Early Diagnosis: Better Preparing for Dementia’s Impact
By: Phyllis Ferrell
This guest post comes from Paola Barbarino, CEO of Alzheimer’s Disease International
Every 3 seconds someone in the world develops dementia. But of this huge tide of people most do not receive a diagnosis - let alone treatment and care.
This World Alzheimer’s Month, we are calling on all people to recognise the warning signs of dementia so that they may seek advice and support as early as possible.
A diagnosis of dementia made earlier in the course of the disease is fundamental to ensure that those affected can live as well as possible. In 2017, there will be an expected 10 million new cases of dementia but in low and middle income countries, as few as 10% of people living with dementia will receive a diagnosis.
The global plan on dementia adopted by the World Health Organization (WHO) in May 2017 urges that every government develop awareness of and access to diagnosis for dementia. Alzheimer associations in over 90 countries can also provide support and advice for seeking a diagnosis, and help after a diagnosis is made.
National implementation of the global plan is deeply needed. Right now, people diagnosed with dementia often receive a lower standard of care and face exclusion from everyday life, while millions more do not receive a diagnosis at all. This has huge implications for the great number of people around the world who are not diagnosed, and their care partners.
There is no simple test to make a diagnosis of dementia. A reasonably accurate diagnosis can be made by taking a careful history of the person's problem from the individual alongside a close relative or friend, together with an examination of the individual’s physical and mental state. More research into the diagnosis of dementia is paramount, and must be accompanied by increasing healthcare capacity, and the efficiency with which care is delivered.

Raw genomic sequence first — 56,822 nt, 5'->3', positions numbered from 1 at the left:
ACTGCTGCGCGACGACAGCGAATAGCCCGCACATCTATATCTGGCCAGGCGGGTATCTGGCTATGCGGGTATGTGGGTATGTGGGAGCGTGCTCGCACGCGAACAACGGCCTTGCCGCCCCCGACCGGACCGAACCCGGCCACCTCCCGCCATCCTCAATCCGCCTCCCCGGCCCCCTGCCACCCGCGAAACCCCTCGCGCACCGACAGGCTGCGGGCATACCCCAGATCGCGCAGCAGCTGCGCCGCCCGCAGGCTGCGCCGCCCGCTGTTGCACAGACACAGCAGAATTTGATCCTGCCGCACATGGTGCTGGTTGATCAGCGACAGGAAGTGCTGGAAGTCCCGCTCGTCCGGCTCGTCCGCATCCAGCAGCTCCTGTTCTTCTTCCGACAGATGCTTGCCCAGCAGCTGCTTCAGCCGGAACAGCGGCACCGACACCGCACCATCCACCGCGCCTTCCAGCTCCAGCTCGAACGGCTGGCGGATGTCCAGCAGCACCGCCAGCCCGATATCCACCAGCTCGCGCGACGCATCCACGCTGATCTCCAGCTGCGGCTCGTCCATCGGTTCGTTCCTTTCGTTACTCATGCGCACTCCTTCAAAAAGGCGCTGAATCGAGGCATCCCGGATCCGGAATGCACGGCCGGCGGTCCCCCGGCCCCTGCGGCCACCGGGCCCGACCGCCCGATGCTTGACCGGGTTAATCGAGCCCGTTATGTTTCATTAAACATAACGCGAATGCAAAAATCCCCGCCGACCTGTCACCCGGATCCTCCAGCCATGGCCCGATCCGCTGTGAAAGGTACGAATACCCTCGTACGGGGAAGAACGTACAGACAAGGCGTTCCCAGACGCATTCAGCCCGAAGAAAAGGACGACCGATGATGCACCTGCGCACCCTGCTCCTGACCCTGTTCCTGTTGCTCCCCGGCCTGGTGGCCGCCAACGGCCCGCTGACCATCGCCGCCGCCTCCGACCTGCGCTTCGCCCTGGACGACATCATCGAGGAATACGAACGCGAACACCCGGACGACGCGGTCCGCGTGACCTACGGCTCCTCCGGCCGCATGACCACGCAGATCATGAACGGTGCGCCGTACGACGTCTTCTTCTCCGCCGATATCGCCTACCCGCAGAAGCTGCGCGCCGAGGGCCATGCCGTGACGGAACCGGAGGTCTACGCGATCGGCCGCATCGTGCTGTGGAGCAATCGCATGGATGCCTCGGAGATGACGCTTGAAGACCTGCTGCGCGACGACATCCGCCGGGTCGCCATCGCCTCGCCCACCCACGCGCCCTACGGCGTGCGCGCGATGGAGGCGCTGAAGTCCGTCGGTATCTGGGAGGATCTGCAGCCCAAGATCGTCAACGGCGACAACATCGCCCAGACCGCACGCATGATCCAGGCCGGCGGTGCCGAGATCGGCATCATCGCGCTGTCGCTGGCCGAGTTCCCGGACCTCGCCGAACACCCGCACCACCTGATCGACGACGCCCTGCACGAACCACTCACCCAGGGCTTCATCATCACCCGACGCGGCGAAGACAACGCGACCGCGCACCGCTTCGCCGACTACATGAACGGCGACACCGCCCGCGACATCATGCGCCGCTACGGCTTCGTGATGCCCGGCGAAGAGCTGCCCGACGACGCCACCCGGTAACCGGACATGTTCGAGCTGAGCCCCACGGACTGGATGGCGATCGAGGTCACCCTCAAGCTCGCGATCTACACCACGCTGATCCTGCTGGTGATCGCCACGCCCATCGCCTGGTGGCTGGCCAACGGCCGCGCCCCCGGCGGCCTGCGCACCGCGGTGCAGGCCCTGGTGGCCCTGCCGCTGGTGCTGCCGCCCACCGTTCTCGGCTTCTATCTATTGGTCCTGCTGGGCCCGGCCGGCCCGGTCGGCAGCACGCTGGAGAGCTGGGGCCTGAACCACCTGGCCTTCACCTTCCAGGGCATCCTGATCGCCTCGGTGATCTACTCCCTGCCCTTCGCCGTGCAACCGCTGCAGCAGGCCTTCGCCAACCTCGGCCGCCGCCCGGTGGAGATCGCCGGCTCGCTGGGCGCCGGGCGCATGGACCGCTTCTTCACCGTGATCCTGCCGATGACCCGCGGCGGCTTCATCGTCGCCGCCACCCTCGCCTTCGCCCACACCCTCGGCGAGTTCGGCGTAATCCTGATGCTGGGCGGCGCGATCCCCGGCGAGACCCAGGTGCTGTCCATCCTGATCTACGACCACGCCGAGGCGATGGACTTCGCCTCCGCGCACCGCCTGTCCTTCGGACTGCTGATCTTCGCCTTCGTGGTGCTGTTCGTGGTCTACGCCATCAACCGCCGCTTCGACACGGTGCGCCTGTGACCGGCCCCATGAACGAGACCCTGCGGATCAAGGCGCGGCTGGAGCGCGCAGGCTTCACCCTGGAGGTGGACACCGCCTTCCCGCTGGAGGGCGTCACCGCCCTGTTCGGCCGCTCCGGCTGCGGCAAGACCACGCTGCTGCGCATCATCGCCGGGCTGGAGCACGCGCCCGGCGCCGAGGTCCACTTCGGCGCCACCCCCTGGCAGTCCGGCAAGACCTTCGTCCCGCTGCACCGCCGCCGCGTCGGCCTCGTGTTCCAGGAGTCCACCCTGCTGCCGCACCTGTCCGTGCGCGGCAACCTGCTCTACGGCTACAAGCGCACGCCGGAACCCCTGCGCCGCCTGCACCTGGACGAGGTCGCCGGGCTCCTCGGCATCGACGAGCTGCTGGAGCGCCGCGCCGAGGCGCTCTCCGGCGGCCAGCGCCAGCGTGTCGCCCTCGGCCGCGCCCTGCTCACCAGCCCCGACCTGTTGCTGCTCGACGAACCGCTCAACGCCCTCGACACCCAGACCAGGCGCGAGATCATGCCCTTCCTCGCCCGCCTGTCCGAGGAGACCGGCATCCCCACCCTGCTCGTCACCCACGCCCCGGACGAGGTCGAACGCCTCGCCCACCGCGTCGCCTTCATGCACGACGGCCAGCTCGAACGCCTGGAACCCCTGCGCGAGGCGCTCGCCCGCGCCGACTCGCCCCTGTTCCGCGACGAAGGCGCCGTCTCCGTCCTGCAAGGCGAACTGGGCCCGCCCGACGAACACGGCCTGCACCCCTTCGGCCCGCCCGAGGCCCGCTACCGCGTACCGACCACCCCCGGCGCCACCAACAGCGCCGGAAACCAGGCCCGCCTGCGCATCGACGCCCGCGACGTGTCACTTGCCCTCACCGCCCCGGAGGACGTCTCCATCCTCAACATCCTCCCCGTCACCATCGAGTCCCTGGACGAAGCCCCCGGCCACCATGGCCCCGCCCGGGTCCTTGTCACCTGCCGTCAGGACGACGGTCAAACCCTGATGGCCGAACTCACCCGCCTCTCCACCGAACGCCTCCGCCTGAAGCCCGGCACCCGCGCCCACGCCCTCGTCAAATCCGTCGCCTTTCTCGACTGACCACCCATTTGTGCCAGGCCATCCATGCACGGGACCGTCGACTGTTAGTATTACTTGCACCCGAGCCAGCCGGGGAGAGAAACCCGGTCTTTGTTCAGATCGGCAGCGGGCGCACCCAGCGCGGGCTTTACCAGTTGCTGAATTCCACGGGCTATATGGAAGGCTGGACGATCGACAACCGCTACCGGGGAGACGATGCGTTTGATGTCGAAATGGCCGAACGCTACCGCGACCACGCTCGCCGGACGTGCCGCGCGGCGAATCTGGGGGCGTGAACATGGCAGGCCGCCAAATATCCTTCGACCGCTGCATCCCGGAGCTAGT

An earlier diagnosis is helpful for several reasons. Firstly, it enables carers and people with dementia to be better equipped to cope with the disease progression. Secondly, it provides people with dementia with an opportunity to make decisions about their financial and legal affairs while they still have the capacity to do so. A third benefit of earlier diagnosis is that it gives people with dementia a better chance to benefit from available drug and non-drug therapies that may improve their cognition and enhance their quality of life.
Dementia is not a normal part of aging. Please read the 10 warning signs of dementia below, and if yourself or anyone you know show any of these signs, seek professional help.
All over the world people are helping spread these messages through thousands of activities. Join the campaign by using the hashtag #WorldAlzMonth and visit our World Alzheimer’s Month website at https://www.worldalzmonth.org/ to get involved.